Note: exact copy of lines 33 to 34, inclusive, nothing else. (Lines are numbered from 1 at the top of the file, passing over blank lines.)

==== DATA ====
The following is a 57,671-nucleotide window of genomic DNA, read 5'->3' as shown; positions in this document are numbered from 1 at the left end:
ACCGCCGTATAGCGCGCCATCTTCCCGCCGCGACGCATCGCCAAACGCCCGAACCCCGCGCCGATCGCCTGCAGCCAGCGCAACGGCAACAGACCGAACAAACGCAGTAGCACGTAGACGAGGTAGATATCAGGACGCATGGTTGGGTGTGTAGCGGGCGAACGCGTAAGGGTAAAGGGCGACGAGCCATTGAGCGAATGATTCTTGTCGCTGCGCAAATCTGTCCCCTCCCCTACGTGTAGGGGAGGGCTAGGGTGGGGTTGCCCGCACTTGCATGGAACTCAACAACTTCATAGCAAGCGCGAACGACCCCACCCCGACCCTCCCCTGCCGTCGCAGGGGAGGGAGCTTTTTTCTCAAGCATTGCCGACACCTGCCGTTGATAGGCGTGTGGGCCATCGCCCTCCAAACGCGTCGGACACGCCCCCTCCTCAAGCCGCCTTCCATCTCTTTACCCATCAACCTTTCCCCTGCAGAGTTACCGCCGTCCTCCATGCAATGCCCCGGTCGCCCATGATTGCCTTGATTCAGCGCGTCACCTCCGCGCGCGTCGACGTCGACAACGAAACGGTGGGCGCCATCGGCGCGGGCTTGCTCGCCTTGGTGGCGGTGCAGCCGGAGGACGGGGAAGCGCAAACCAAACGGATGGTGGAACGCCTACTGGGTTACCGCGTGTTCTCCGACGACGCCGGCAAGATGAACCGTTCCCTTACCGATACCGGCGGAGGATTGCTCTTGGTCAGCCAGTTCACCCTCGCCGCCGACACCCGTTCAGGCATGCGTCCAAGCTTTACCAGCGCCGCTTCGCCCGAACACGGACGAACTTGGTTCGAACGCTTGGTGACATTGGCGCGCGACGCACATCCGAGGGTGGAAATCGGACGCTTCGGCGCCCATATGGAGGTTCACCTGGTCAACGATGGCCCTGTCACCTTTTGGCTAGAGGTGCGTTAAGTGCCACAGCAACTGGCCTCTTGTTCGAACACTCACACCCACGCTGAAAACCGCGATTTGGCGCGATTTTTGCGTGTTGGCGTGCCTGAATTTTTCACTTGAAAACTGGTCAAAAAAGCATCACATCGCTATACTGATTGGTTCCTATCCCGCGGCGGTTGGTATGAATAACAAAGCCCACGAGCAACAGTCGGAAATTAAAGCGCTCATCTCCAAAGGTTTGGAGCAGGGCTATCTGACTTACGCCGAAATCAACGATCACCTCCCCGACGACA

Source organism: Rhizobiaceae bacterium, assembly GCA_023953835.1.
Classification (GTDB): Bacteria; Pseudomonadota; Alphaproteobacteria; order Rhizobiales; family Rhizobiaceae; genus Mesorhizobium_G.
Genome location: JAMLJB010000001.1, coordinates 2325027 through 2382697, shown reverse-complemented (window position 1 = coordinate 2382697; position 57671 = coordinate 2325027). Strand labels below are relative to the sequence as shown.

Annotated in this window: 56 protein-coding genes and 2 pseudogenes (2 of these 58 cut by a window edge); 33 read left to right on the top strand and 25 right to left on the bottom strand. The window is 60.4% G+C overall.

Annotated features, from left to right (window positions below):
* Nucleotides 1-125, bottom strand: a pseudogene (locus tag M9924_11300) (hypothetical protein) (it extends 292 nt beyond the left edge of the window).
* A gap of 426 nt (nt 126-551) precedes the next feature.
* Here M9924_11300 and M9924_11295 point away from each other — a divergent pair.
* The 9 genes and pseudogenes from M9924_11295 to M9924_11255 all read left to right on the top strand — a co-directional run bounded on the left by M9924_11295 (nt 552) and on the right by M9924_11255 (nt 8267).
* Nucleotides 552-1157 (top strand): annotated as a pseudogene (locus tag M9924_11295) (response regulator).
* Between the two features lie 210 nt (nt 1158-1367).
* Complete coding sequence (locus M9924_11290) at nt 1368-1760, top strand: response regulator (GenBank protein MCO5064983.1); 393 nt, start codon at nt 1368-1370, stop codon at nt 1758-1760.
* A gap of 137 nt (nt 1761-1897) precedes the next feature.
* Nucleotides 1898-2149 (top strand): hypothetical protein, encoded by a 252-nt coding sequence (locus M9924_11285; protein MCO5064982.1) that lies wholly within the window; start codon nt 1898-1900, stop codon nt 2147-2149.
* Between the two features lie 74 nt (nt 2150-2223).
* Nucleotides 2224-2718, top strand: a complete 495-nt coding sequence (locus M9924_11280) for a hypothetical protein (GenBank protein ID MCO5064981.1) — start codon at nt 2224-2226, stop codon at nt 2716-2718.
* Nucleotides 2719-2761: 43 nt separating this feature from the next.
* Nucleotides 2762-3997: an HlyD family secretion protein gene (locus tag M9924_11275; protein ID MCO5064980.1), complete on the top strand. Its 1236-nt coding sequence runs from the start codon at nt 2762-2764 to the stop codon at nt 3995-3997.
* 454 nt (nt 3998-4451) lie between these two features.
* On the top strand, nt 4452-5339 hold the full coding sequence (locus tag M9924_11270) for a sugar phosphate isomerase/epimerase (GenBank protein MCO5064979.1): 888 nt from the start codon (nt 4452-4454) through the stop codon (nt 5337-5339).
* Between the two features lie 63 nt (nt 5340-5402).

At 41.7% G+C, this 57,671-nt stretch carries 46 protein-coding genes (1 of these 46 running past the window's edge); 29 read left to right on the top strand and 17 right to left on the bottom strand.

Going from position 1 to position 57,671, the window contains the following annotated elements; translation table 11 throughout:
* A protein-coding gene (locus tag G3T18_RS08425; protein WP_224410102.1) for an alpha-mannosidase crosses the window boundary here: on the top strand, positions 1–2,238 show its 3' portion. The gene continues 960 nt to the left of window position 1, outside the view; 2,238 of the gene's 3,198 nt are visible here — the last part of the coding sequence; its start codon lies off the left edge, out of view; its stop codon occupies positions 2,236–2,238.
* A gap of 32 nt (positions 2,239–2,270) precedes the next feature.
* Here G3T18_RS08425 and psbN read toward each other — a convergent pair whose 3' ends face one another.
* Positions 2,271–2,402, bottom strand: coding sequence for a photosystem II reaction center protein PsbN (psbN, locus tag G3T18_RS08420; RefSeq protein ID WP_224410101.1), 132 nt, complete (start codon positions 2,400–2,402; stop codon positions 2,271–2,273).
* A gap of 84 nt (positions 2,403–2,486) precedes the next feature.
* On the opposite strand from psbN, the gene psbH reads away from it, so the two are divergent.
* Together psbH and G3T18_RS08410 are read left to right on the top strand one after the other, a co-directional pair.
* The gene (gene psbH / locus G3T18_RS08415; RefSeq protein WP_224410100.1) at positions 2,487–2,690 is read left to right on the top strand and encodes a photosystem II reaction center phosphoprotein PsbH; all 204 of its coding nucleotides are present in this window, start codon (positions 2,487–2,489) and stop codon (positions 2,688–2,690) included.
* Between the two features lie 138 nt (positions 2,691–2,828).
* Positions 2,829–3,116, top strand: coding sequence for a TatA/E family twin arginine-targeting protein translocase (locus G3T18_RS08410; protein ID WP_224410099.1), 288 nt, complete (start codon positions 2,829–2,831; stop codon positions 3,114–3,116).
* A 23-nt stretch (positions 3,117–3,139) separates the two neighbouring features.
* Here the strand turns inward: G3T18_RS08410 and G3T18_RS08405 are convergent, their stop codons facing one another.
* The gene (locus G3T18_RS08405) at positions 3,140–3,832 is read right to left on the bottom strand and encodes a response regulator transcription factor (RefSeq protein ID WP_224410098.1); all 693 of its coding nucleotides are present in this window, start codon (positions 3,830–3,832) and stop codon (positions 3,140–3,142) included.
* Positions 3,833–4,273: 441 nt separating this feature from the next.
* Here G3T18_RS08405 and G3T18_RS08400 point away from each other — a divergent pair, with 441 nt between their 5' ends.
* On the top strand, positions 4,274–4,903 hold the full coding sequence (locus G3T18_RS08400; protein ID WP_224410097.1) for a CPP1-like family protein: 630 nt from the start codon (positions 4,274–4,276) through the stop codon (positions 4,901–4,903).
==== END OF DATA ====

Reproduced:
* The gene (gene psbH / locus G3T18_RS08415; RefSeq protein WP_224410100.1) at positions 2,487–2,690 is read left to right on the top strand and encodes a photosystem II reaction center phosphoprotein PsbH; all 204 of its coding nucleotides are present in this window, start codon (positions 2,487–2,489) and stop codon (positions 2,688–2,690) included.
* Between the two features lie 138 nt (positions 2,691–2,828).